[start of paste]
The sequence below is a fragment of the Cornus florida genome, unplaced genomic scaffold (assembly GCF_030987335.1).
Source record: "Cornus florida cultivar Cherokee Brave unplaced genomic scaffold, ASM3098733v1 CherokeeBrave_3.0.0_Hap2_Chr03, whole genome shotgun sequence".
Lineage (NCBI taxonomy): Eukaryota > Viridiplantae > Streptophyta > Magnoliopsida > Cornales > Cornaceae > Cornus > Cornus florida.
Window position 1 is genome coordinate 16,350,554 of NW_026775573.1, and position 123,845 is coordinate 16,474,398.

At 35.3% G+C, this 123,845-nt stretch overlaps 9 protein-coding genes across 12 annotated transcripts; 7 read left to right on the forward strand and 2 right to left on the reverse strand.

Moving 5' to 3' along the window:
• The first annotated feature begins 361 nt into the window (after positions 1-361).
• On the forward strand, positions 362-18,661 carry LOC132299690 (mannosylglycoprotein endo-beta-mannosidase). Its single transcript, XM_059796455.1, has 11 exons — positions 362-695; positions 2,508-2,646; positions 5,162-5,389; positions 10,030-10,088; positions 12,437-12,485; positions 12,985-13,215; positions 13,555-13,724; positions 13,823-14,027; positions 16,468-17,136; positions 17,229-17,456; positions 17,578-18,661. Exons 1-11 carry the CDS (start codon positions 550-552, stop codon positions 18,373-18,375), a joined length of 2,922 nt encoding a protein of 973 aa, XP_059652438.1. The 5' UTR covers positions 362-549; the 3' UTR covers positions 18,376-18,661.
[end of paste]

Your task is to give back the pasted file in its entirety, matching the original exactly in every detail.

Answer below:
The sequence below is a fragment of the Cornus florida genome, unplaced genomic scaffold (assembly GCF_030987335.1).
Source record: "Cornus florida cultivar Cherokee Brave unplaced genomic scaffold, ASM3098733v1 CherokeeBrave_3.0.0_Hap2_Chr03, whole genome shotgun sequence".
Lineage (NCBI taxonomy): Eukaryota > Viridiplantae > Streptophyta > Magnoliopsida > Cornales > Cornaceae > Cornus > Cornus florida.
Window position 1 is genome coordinate 16,350,554 of NW_026775573.1, and position 123,845 is coordinate 16,474,398.

At 35.3% G+C, this 123,845-nt stretch overlaps 9 protein-coding genes across 12 annotated transcripts; 7 read left to right on the forward strand and 2 right to left on the reverse strand.

Moving 5' to 3' along the window:
• The first annotated feature begins 361 nt into the window (after positions 1-361).
• On the forward strand, positions 362-18,661 carry LOC132299690 (mannosylglycoprotein endo-beta-mannosidase). Its single transcript, XM_059796455.1, has 11 exons — positions 362-695; positions 2,508-2,646; positions 5,162-5,389; positions 10,030-10,088; positions 12,437-12,485; positions 12,985-13,215; positions 13,555-13,724; positions 13,823-14,027; positions 16,468-17,136; positions 17,229-17,456; positions 17,578-18,661. Exons 1-11 carry the CDS (start codon positions 550-552, stop codon positions 18,373-18,375), a joined length of 2,922 nt encoding a protein of 973 aa, XP_059652438.1. The 5' UTR covers positions 362-549; the 3' UTR covers positions 18,376-18,661.